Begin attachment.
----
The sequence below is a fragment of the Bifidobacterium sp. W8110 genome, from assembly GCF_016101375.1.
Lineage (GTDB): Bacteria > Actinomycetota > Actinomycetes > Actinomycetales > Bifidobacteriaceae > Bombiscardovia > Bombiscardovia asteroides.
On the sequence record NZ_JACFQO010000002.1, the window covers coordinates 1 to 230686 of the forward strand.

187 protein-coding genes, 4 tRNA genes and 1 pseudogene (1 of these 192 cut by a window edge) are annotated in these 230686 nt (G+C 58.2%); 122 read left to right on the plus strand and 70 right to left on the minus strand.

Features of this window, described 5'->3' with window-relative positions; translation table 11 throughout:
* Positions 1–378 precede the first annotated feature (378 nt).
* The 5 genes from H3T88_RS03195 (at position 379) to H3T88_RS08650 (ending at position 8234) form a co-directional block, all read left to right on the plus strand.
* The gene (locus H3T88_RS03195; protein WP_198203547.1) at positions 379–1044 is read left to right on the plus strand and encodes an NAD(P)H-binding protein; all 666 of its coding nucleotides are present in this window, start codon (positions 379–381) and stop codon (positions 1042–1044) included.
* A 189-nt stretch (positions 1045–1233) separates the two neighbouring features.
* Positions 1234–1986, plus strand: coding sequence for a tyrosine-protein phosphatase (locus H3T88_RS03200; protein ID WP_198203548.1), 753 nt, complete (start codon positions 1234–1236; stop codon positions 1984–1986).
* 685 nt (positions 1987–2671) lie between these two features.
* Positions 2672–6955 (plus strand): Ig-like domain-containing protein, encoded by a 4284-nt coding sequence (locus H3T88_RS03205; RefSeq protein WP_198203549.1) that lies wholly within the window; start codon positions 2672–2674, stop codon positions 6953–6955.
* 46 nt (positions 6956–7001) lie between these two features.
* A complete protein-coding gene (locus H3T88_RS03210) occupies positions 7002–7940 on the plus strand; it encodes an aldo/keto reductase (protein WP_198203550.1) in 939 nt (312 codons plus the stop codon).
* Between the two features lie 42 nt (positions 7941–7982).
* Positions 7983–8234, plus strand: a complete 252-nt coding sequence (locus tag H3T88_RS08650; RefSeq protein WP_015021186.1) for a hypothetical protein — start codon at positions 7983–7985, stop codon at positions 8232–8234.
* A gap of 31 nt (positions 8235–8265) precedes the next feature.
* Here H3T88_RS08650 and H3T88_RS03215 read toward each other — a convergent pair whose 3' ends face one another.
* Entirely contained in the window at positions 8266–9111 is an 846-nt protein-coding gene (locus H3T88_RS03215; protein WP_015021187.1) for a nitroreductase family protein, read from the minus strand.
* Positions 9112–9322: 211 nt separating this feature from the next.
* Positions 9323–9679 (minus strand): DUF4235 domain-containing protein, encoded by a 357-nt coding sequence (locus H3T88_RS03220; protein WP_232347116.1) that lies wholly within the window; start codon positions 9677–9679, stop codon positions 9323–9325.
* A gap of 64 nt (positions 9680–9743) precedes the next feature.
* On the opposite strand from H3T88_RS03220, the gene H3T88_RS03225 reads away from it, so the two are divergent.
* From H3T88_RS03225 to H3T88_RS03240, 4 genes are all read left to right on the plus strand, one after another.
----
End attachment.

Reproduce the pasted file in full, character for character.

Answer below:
The sequence below is a fragment of the Bifidobacterium sp. W8110 genome, from assembly GCF_016101375.1.
Lineage (GTDB): Bacteria > Actinomycetota > Actinomycetes > Actinomycetales > Bifidobacteriaceae > Bombiscardovia > Bombiscardovia asteroides.
On the sequence record NZ_JACFQO010000002.1, the window covers coordinates 1 to 230686 of the forward strand.

187 protein-coding genes, 4 tRNA genes and 1 pseudogene (1 of these 192 cut by a window edge) are annotated in these 230686 nt (G+C 58.2%); 122 read left to right on the plus strand and 70 right to left on the minus strand.

Features of this window, described 5'->3' with window-relative positions; translation table 11 throughout:
* Positions 1–378 precede the first annotated feature (378 nt).
* The 5 genes from H3T88_RS03195 (at position 379) to H3T88_RS08650 (ending at position 8234) form a co-directional block, all read left to right on the plus strand.
* The gene (locus H3T88_RS03195; protein WP_198203547.1) at positions 379–1044 is read left to right on the plus strand and encodes an NAD(P)H-binding protein; all 666 of its coding nucleotides are present in this window, start codon (positions 379–381) and stop codon (positions 1042–1044) included.
* A 189-nt stretch (positions 1045–1233) separates the two neighbouring features.
* Positions 1234–1986, plus strand: coding sequence for a tyrosine-protein phosphatase (locus H3T88_RS03200; protein ID WP_198203548.1), 753 nt, complete (start codon positions 1234–1236; stop codon positions 1984–1986).
* 685 nt (positions 1987–2671) lie between these two features.
* Positions 2672–6955 (plus strand): Ig-like domain-containing protein, encoded by a 4284-nt coding sequence (locus H3T88_RS03205; RefSeq protein WP_198203549.1) that lies wholly within the window; start codon positions 2672–2674, stop codon positions 6953–6955.
* 46 nt (positions 6956–7001) lie between these two features.
* A complete protein-coding gene (locus H3T88_RS03210) occupies positions 7002–7940 on the plus strand; it encodes an aldo/keto reductase (protein WP_198203550.1) in 939 nt (312 codons plus the stop codon).
* Between the two features lie 42 nt (positions 7941–7982).
* Positions 7983–8234, plus strand: a complete 252-nt coding sequence (locus tag H3T88_RS08650; RefSeq protein WP_015021186.1) for a hypothetical protein — start codon at positions 7983–7985, stop codon at positions 8232–8234.
* A gap of 31 nt (positions 8235–8265) precedes the next feature.
* Here H3T88_RS08650 and H3T88_RS03215 read toward each other — a convergent pair whose 3' ends face one another.
* Entirely contained in the window at positions 8266–9111 is an 846-nt protein-coding gene (locus H3T88_RS03215; protein WP_015021187.1) for a nitroreductase family protein, read from the minus strand.
* Positions 9112–9322: 211 nt separating this feature from the next.
* Positions 9323–9679 (minus strand): DUF4235 domain-containing protein, encoded by a 357-nt coding sequence (locus H3T88_RS03220; protein WP_232347116.1) that lies wholly within the window; start codon positions 9677–9679, stop codon positions 9323–9325.
* A gap of 64 nt (positions 9680–9743) precedes the next feature.
* On the opposite strand from H3T88_RS03220, the gene H3T88_RS03225 reads away from it, so the two are divergent.
* From H3T88_RS03225 to H3T88_RS03240, 4 genes are all read left to right on the plus strand, one after another.